Tristan Bates Theatre

(Originally published by What’s on Stage Nov’12)

Homelands shift and souls are sliced in a two-course offering from the Conspirators’ Kitchen Theatre. The play thrusts the audience into the dark, tumultuous world of Loretta, an Ayah working in Victorian England, before settling into Kalil’s more sedate account of his journey from East Africa to the UK, decades later. It’s certainly a play of two parts, with a gripping opening, followed unfortunately, by a less satisfactory end.

Loretta (whose real name was deemed too complicated to pronounce), was brought to Victorian England at the tender age of sixteen to take charge of Captain Robert Walsh’s ‘gingernut’ children. An incident with dumplings and a gross injustice propelled her into desperate and destitute circumstances and as her situation worsens the idea of her return to India moves towards a precipice. Decades later, her relative Kalil makes the journey from East Africa, to the UK. A tragic event leads him to resentfully withdraw from the country he invested in and he immerses himself in religion. For Loretta and Kalil, the UK becomes their Golgotha, spurring a spiritual death, as opposed to a physical one.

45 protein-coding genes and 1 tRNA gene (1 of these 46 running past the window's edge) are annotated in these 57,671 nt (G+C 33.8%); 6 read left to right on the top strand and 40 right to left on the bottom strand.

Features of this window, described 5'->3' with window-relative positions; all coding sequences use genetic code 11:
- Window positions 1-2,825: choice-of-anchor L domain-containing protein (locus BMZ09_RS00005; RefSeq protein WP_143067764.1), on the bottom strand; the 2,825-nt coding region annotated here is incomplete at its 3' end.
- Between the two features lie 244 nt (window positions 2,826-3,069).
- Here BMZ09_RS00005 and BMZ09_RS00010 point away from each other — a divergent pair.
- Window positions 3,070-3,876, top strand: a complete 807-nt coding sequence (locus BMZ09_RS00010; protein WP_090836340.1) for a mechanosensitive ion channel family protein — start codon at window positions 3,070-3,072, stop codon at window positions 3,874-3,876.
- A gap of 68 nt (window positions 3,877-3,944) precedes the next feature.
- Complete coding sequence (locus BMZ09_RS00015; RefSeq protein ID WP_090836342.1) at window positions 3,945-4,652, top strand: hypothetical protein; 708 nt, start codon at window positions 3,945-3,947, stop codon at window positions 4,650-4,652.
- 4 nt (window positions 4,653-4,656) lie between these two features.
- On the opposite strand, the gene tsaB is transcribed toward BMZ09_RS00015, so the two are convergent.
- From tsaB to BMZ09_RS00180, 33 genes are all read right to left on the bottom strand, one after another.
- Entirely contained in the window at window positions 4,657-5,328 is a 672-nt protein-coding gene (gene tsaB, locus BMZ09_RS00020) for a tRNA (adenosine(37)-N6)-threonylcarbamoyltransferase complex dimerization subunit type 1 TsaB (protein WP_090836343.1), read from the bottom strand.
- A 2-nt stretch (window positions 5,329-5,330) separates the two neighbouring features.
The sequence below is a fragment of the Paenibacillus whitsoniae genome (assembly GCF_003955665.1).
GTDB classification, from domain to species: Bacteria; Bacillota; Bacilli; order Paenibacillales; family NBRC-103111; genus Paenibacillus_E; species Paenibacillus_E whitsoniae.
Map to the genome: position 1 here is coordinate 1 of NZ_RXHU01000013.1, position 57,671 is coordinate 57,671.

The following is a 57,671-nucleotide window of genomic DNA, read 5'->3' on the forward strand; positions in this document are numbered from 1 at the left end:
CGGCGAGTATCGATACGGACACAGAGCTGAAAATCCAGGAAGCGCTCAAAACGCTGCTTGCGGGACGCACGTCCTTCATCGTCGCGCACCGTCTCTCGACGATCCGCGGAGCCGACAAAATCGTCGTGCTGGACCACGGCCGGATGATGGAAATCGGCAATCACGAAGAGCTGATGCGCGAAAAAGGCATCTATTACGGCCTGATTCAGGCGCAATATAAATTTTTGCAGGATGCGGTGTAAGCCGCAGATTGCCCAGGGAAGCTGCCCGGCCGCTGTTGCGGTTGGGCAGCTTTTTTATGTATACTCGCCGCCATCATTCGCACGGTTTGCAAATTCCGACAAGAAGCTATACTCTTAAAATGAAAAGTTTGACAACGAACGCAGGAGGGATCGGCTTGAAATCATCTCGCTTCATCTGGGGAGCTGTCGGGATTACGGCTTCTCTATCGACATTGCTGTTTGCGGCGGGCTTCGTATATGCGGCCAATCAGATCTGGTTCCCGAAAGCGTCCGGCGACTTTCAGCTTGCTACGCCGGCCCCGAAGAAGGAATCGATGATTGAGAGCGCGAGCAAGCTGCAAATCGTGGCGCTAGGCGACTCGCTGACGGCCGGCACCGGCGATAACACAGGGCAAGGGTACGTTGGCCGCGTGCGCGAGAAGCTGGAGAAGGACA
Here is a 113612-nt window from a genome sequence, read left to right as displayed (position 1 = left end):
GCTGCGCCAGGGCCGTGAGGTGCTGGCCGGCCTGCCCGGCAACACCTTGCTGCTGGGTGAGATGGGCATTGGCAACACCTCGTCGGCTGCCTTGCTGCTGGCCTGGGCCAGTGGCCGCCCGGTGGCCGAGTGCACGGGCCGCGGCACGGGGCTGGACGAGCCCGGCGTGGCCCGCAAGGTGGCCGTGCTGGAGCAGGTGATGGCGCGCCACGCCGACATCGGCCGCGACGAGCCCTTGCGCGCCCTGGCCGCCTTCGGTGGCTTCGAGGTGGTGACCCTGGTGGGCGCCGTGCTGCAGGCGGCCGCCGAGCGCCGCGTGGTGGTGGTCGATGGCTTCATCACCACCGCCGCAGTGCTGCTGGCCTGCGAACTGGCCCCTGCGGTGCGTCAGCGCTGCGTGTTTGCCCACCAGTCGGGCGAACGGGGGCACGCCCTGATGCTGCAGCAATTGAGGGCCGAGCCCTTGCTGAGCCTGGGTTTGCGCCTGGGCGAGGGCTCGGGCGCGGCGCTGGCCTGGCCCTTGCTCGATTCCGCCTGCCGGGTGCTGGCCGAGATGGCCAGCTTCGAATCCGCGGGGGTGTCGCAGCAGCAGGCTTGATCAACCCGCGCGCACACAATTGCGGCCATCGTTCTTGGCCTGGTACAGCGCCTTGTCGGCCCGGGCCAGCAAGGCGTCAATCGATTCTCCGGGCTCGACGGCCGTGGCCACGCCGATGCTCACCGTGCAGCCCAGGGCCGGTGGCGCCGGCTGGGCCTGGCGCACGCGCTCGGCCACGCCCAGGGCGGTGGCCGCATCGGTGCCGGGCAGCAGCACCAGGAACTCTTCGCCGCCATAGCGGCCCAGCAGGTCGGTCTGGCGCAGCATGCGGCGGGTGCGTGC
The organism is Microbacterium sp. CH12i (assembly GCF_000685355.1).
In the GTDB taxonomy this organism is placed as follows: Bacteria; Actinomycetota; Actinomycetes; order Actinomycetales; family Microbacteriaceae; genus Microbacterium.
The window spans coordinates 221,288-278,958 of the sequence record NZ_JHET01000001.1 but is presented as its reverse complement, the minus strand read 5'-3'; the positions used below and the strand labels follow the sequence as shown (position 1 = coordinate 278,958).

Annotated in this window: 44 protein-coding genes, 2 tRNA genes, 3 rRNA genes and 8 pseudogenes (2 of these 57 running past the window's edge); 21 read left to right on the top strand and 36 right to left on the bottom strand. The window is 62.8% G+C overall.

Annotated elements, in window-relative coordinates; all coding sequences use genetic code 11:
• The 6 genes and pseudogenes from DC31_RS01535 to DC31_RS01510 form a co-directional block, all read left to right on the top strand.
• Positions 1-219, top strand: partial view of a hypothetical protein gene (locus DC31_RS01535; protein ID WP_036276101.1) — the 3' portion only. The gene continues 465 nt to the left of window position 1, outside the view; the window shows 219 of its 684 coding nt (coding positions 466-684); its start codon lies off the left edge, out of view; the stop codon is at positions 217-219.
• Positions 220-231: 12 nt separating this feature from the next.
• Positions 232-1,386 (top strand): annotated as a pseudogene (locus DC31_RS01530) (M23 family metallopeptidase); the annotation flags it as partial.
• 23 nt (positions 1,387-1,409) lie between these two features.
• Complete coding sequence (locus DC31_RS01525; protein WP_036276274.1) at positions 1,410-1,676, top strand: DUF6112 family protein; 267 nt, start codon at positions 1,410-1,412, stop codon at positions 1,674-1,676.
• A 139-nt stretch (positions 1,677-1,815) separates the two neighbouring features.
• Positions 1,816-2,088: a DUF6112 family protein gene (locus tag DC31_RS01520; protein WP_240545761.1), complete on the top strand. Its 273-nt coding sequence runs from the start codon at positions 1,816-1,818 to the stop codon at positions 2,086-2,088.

Under Iqbal Khan’s crisp direction, Anjana Vasan emerges from a pile of clothing strewn across a musty set. Dressed in a piece of ragged cloth that resembles a potato sack, her Loretta is venomous, bitter and demonic. Vasan’s ability to retain a child-like manner throughout Loretta’s torment is exemplarily. Supporting her, is a masked Raj Ghatak, who slips in and out of the shadows, (aided by Jane Mackintosh’s brilliant use of light) to become the men who broke her. In part two, Vasan becomes the haunting figure, lurking in Kalil’s story.

Nirjay Mahindru’s script has moments of poignancy, but when the production steps forward in time to Kalil’s story, it leaps back in terms of impact. The decision to tag the tale of Kalil to that of Loretta’s diminishes the power of both the story and production. Whilst part one is powerful, inventive and original, part two offers a tepid aftertaste, laced in cliché, with Kalil mispronouncing literary classics and referring to the kids who have become “coconuts”.

Golgotha soars to new heights, before retreating into a windless day.